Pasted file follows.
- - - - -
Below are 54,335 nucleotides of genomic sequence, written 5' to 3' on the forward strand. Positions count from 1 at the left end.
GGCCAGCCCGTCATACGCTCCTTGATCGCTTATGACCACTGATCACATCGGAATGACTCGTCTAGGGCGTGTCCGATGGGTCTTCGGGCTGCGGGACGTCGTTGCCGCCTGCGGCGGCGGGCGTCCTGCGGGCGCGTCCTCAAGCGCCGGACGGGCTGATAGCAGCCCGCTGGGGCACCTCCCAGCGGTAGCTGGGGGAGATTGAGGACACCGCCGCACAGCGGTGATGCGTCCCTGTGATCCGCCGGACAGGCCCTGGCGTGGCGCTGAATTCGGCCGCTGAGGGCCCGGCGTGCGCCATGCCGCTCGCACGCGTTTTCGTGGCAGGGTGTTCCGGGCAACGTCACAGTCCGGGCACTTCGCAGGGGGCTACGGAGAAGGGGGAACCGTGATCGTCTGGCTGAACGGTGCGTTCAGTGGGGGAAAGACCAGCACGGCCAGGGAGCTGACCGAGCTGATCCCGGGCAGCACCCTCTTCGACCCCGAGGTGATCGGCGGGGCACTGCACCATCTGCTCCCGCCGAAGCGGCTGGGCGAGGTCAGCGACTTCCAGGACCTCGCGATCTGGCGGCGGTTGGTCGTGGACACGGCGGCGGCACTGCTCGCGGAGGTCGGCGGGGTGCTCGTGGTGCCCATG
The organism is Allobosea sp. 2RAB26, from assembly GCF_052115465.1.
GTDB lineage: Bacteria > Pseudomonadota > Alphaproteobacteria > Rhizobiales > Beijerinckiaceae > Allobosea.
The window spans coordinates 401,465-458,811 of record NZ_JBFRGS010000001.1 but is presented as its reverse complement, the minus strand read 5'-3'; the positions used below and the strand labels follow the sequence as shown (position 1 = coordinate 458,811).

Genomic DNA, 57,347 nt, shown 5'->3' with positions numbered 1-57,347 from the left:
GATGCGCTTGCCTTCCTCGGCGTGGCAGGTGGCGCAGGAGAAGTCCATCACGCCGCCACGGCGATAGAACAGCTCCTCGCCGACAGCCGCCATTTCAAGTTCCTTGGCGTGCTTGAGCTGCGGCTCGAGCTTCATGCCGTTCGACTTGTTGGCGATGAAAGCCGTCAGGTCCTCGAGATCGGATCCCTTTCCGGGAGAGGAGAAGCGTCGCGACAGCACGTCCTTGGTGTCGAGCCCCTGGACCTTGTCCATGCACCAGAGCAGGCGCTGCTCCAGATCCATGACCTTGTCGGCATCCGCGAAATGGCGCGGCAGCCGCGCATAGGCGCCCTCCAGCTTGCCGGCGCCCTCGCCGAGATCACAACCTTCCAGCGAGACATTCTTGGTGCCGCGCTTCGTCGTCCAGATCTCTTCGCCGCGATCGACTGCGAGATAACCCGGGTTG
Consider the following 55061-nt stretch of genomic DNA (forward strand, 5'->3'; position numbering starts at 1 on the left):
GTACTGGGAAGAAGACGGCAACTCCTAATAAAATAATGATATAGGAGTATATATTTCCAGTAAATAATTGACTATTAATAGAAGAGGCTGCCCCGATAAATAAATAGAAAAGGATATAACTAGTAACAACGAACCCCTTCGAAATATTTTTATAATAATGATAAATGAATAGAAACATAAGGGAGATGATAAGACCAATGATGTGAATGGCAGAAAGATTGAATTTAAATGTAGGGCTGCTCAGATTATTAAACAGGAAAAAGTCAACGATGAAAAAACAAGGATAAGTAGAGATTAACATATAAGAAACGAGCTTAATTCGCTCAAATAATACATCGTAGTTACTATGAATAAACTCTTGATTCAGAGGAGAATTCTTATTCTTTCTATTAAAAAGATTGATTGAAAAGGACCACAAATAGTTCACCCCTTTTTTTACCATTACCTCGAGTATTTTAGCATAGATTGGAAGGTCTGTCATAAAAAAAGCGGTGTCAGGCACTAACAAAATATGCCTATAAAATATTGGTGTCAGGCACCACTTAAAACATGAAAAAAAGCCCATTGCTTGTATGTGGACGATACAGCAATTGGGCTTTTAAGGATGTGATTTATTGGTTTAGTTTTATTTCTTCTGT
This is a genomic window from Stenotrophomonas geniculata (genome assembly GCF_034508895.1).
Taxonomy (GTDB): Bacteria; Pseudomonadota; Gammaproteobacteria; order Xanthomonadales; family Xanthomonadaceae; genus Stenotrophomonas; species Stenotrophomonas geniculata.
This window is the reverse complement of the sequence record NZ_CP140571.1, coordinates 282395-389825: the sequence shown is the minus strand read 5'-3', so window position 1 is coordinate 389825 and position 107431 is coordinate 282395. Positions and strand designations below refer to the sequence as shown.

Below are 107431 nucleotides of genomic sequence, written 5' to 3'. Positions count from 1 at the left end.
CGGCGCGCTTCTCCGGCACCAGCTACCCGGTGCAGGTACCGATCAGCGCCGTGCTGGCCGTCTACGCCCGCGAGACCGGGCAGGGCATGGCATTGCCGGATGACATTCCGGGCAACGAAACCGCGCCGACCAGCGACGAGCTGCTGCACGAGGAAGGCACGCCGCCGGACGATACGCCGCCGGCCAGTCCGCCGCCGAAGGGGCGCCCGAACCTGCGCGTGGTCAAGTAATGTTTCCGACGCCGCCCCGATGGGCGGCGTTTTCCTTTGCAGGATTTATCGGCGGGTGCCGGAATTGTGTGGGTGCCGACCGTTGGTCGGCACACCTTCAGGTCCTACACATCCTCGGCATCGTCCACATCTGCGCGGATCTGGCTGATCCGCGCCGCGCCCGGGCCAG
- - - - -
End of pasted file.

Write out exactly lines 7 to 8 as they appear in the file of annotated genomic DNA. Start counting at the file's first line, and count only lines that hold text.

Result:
GATGCGCTTGCCTTCCTCGGCGTGGCAGGTGGCGCAGGAGAAGTCCATCACGCCGCCACGGCGATAGAACAGCTCCTCGCCGACAGCCGCCATTTCAAGTTCCTTGGCGTGCTTGAGCTGCGGCTCGAGCTTCATGCCGTTCGACTTGTTGGCGATGAAAGCCGTCAGGTCCTCGAGATCGGATCCCTTTCCGGGAGAGGAGAAGCGTCGCGACAGCACGTCCTTGGTGTCGAGCCCCTGGACCTTGTCCATGCACCAGAGCAGGCGCTGCTCCAGATCCATGACCTTGTCGGCATCCGCGAAATGGCGCGGCAGCCGCGCATAGGCGCCCTCCAGCTTGCCGGCGCCCTCGCCGAGATCACAACCTTCCAGCGAGACATTCTTGGTGCCGCGCTTCGTCGTCCAGATCTCTTCGCCGCGATCGACTGCGAGATAACCCGGGTTG
Consider the following 55061-nt stretch of genomic DNA (forward strand, 5'->3'; position numbering starts at 1 on the left):